Rampant Scotland

Scotland in Colour Week By Week

October - Week 1

"Scotland Week by Week" contains a selection of flowers, animals, birds and scenery typical of the time of year. The photographs were previously part of a regular "Colour Supplement" which ran for nearly four years as part of the original Scottish Snippets newsletter. While seasons do vary from year to year, this collection gives a good idea of the flora and fauna typical of central Scotland at each week of year.

Crathes Castle, Aberdeenshire

This is Crathes Castle in Aberdeenshire in the late autumn. The vivid red of the ivy on the walls is shown in close-up below.

Red Ivy

Autumn colours are begining to be seen on trees such as sycamore and rowan (mountain ash) and specially selected variities of ivy are now coming into their own. Crathes castle has a particularly good display every year (and so has Scone Palace in Perthshire).

Ruddy Duck

Just as the leaves are turning red, male Ruddy Ducks (so-called because of the red shade of their feathers) are about to lose their lovely russet colour for the winter. Their blue bill will also turn grey and the distinctive bright white cheeks will develop black speckles. Ruddy Ducks are often very shy and keep well away from humans, so getting this close at Hogganfield Loch nature reserve in Glasgow was lucky.


The bright yellow flowers of Helenium brighten up any autumn border - these ones were in the wonderful walled gardens (yes, plural) at Crathes. Helenium's common name is "Sneezeweed" (they were used by early American colonists to make snuff) but nobody would sneeze at these plants looking like a collection of little suns.


The swan population at Hogganfield Loch in Glasgow is much larger than it should be - thanks to the number of visitors who feed them with bread. But that means that the dependent birds crowd into the bank to get in prime position, creating a melee as they all try to get more than their share!


Unlike many clematis, this variety does not produce particualrly large or impressively coloured flowers. But when the flowers are over these attractive seed pods appear.

Tufted Duck

Tufted Ducks often look incongruous with that tuft of feathers sticking out if the back of their heads. The feathers are often flat against their heads, however, immediately after they have been diving under the water. This one, however, looks as though it having a "bad hair day"!

The rain clouds were rolling in as I took this photograph of the road and rail bridges over the river Forth. The view will get a bit crowded when a second road bridge is built here!

I'm sure central Grangemouth, overlooking the Firth of Forth, is very nice. But to get there you have to pass through miles of refineries and chemical factories, belching steam and other gases into the atmosphere. After dark, even from miles away, the flares from burning gases produced by some of the factories can be seen lighting up the night sky.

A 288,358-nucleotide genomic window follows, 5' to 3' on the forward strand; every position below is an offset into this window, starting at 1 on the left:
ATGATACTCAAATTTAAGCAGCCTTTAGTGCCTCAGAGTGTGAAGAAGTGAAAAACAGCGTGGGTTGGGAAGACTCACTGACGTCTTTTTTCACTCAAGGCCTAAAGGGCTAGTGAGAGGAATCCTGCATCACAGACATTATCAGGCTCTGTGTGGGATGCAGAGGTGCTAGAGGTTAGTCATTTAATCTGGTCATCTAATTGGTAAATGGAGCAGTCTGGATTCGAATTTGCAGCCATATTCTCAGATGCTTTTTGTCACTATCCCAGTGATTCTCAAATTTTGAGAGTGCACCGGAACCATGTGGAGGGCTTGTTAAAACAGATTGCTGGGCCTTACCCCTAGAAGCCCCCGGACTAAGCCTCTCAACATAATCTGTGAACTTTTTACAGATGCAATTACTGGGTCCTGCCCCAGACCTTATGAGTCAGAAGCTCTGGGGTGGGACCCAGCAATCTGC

The House of the Binns, in West Lothian, is half way between Edinburgh and Falkirk. It was rebuilt in 1612 by Thomas Dalyell, an Edinburgh butter merchant, who had made his fortune at the court of King James VI in London. His son, the Royalist Sir Thomas Dalyell, (better known as "Sir Tam") defeated the Covenanters at the Battle of Rullion Green in the Pentland Hills in 1666. He also raised the Royal Scots Greys regiment at the House of the Binns in 1681. The mansion is still occupied by the Dalyell family. At this time of year, the ivy on the walls turns that brilliant flame colour.

One advantage of cloudy days is that there is not such a stark contrast between dark and light areas. That proved to be the case in the courtyard of Linlithgow Palace, where the recently refurbished fountain is usually in shade but the palace walls behind can be brightly lit by the sun. During the summer, the fountain has again been flowing with water, but only at weekends. I'm told that the sound of the running water, reverberating from the surrounding palace walls, is "magical".

The cormorants in this picture can often be seen feeding on the fish in Lochend Loch in Drumpellier Country Park in North Lanarkshire. The stretching of the wings by the bird on the right is a typical pose and it can sit like that for a long time - possibly drying out its wings after diving for its lunch?

This is a view of the Gare Loch and Garelochhead, Argyll. The sea loch is aligned north-south, with its southern end opening into the Firth of Clyde through the Rhu narrows. The deep water of the loch and its sheltered position has meant that its eastern shore is dominated by the Faslane Naval Base, the home of the United Kingdom's Trident nuclear submarines. Faslane is out of this shot, on the right.

The steamer Maid of the Loch was the last paddle steamer built in Britain. It is the last of a long line of Loch Lomond steamers that began about 1816, within four years of Henry Bell's pioneering passenger steamboat service on the River Clyde. It provided pleasure cruises on Loch Lomond until 1981, but has been laid up at Balloch since then. Enthusiasts began restoration work in 1995 and the aim is to (eventually) have her sailing again on Loch Lomond.